You’re correct, though, that our movement’s crisis is exacerbated by the reactionary/revolutionary mentality, and that an integrationist approach is needed. But I don’t think you’re really talking about integration as the solution so much as “proper” reactionary and revolutionary actions. Integration would mean to accept, understand and resolve both Mother’s and H2’s (and others’) foibles — which, among other things, fundamentally brought this crisis to a head. But you’re stating the world needs True Parents (objectively) which means (subjectively) the world needs Mother as she is, which is a fancy way of saying we need reactionaries. You also advocate that we must be constructive transformers…which is just a fancy name for a revolutionary. Neither is integrationist. Nor is calling for both at once.

    • I agree with Christopher’s analysis of the misconstruing of Cain/Abel typology as well as reactionary and revolutionary distinctions. As in the case of Jesus, the established religious officials/Pharisees are not truly Abel just because of their position. Abel is best understood as aligning with God’s heart and wisdom, not necessarily the church officials in position. The followers of Jesus were in a reactionary and revolutionary position to the establishment, as we know. As both Christopher and Gordon point out, the methods are inadequate if they connote immaturity or irrational violence. However, I feel that Gordon’s analysis partly derived from his somewhat veiled attempt to deal with the present UC schisms without saying so.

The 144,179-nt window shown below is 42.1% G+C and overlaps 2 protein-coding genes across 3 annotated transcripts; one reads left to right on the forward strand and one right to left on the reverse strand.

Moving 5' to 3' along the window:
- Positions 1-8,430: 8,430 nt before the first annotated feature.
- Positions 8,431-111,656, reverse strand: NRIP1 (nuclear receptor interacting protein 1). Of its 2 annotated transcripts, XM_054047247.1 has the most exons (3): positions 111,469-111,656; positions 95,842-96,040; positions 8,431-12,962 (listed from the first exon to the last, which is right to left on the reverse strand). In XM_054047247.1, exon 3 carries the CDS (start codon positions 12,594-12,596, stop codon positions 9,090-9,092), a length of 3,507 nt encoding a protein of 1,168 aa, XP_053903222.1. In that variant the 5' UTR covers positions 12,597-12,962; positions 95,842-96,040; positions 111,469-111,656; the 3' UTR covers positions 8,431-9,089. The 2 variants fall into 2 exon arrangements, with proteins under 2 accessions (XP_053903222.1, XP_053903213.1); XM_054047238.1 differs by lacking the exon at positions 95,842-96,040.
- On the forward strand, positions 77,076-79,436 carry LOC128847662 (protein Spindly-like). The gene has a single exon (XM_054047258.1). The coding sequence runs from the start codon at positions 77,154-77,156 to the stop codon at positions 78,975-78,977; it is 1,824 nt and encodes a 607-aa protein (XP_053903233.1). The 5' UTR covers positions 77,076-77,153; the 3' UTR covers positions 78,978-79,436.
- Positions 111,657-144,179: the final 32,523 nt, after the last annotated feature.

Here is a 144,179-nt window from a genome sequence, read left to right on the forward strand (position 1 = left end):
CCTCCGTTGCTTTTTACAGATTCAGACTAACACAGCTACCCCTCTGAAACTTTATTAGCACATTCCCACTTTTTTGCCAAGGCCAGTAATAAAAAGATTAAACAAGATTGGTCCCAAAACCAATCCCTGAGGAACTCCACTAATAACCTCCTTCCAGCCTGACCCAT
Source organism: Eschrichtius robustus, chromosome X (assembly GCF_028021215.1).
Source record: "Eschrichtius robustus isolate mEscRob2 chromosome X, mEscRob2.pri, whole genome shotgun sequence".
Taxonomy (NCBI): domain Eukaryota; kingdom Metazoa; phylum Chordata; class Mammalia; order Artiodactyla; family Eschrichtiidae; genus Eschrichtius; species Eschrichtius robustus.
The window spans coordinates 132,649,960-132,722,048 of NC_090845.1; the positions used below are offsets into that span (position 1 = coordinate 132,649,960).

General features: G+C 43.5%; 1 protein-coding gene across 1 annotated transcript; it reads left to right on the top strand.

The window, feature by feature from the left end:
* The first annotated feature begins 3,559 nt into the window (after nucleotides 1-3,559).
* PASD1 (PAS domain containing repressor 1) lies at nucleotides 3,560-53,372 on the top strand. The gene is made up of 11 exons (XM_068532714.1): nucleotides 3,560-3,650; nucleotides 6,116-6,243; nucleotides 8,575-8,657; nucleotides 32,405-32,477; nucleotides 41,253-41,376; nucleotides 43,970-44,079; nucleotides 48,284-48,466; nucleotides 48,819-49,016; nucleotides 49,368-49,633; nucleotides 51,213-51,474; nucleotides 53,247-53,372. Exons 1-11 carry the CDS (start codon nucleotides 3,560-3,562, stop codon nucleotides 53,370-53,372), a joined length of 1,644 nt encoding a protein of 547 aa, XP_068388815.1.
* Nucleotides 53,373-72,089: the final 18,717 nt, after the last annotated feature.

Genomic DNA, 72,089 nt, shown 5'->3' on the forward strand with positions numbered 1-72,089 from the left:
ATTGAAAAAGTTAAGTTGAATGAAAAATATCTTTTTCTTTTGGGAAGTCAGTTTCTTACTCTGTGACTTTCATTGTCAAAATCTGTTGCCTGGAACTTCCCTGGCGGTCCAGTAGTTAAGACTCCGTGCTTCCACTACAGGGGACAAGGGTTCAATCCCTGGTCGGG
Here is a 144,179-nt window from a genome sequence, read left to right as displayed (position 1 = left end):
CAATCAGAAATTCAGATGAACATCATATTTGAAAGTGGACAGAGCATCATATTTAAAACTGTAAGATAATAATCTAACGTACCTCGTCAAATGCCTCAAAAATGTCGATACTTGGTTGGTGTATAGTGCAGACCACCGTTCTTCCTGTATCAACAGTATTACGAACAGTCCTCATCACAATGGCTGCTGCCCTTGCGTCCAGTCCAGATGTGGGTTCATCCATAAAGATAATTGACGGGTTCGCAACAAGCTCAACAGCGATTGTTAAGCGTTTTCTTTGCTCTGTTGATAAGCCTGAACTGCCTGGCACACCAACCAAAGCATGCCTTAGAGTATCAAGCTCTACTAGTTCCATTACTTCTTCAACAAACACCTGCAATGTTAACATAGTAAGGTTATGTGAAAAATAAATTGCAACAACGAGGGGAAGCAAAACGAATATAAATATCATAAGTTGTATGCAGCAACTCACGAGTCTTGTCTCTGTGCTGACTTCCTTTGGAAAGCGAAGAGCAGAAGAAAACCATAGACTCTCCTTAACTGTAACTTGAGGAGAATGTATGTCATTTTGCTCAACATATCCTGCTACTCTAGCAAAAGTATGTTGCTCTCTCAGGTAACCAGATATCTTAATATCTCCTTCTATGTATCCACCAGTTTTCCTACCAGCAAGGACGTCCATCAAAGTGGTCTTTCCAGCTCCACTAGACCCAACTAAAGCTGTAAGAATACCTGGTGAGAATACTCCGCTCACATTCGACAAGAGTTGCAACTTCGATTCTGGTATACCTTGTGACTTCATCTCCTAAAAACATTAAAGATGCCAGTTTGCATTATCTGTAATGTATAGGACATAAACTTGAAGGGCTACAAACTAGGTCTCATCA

In an East Garden meeting with Father, he counseled a blessed husband who was considering divorce. Father once instructed the husband to “unite with his wife,” who he clearly said ” was the ‘Abel’ of the marriage” in their situation and that she was aligning with God’s heart in relationship and the providence more than the man (my paraphrase). Therefore, we need to avoid oversimplification in the misuse of terms. For example, a person who sees the need for change in an establishment practice, whether in society or church, is not a Cain person per se. The need for change may be what God would feel or think or choose. So, this is an oversimplification and abuse of the Cain/Abel typology. An unconstructive need for change may become Cain-like when violence or irrational and unconstructive methods are used. There is so much need for change in many forms and areas of society and church that it is really a sign of a narrow-minded and nonreciprocal officialdom to consider feedback as coming from Cain.